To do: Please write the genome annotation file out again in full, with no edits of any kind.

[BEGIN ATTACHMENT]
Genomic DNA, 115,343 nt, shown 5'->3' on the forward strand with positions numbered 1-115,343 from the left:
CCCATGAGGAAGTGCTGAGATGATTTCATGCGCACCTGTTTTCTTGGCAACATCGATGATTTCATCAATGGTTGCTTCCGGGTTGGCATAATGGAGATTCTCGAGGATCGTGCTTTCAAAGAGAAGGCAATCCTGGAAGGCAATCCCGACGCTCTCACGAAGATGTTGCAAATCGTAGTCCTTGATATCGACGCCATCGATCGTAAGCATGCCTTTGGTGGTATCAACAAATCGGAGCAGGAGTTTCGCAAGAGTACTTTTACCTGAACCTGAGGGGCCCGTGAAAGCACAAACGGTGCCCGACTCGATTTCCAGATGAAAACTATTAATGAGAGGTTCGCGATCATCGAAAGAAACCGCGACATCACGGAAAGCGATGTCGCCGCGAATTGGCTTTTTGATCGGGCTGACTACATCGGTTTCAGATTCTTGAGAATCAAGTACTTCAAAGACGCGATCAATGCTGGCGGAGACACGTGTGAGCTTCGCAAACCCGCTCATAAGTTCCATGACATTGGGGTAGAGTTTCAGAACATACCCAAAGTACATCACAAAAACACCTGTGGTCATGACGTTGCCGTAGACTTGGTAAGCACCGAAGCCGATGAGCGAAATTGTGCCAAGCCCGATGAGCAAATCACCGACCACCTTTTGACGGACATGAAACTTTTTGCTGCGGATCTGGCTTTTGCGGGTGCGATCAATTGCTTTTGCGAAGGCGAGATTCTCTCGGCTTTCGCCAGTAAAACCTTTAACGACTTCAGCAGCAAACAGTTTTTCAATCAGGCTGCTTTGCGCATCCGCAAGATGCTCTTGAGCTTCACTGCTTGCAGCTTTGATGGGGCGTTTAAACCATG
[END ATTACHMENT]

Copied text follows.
Genomic DNA, 115,343 nt, shown 5'->3' on the forward strand with positions numbered 1-115,343 from the left:
CCCATGAGGAAGTGCTGAGATGATTTCATGCGCACCTGTTTTCTTGGCAACATCGATGATTTCATCAATGGTTGCTTCCGGGTTGGCATAATGGAGATTCTCGAGGATCGTGCTTTCAAAGAGAAGGCAATCCTGGAAGGCAATCCCGACGCTCTCACGAAGATGTTGCAAATCGTAGTCCTTGATATCGACGCCATCGATCGTAAGCATGCCTTTGGTGGTATCAACAAATCGGAGCAGGAGTTTCGCAAGAGTACTTTTACCTGAACCTGAGGGGCCCGTGAAAGCACAAACGGTGCCCGACTCGATTTCCAGATGAAAACTATTAATGAGAGGTTCGCGATCATCGAAAGAAACCGCGACATCACGGAAAGCGATGTCGCCGCGAATTGGCTTTTTGATCGGGCTGACTACATCGGTTTCAGATTCTTGAGAATCAAGTACTTCAAAGACGCGATCAATGCTGGCGGAGACACGTGTGAGCTTCGCAAACCCGCTCATAAGTTCCATGACATTGGGGTAGAGTTTCAGAACATACCCAAAGTACATCACAAAAACACCTGTGGTCATGACGTTGCCGTAGACTTGGTAAGCACCGAAGCCGATGAGCGAAATTGTGCCAAGCCCGATGAGCAAATCACCGACCACCTTTTGACGGACATGAAACTTTTTGCTGCGGATCTGGCTTTTGCGGGTGCGATCAATTGCTTTTGCGAAGGCGAGATTCTCTCGGCTTTCGCCAGTAAAACCTTTAACGACTTCAGCAGCAAACAGTTTTTCAATCAGGCTGCTTTGCGCATCCGCAAGATGCTCTTGAGCTTCACTGCTTGCAGCTTTGATGGGGCGTTTAAACCATG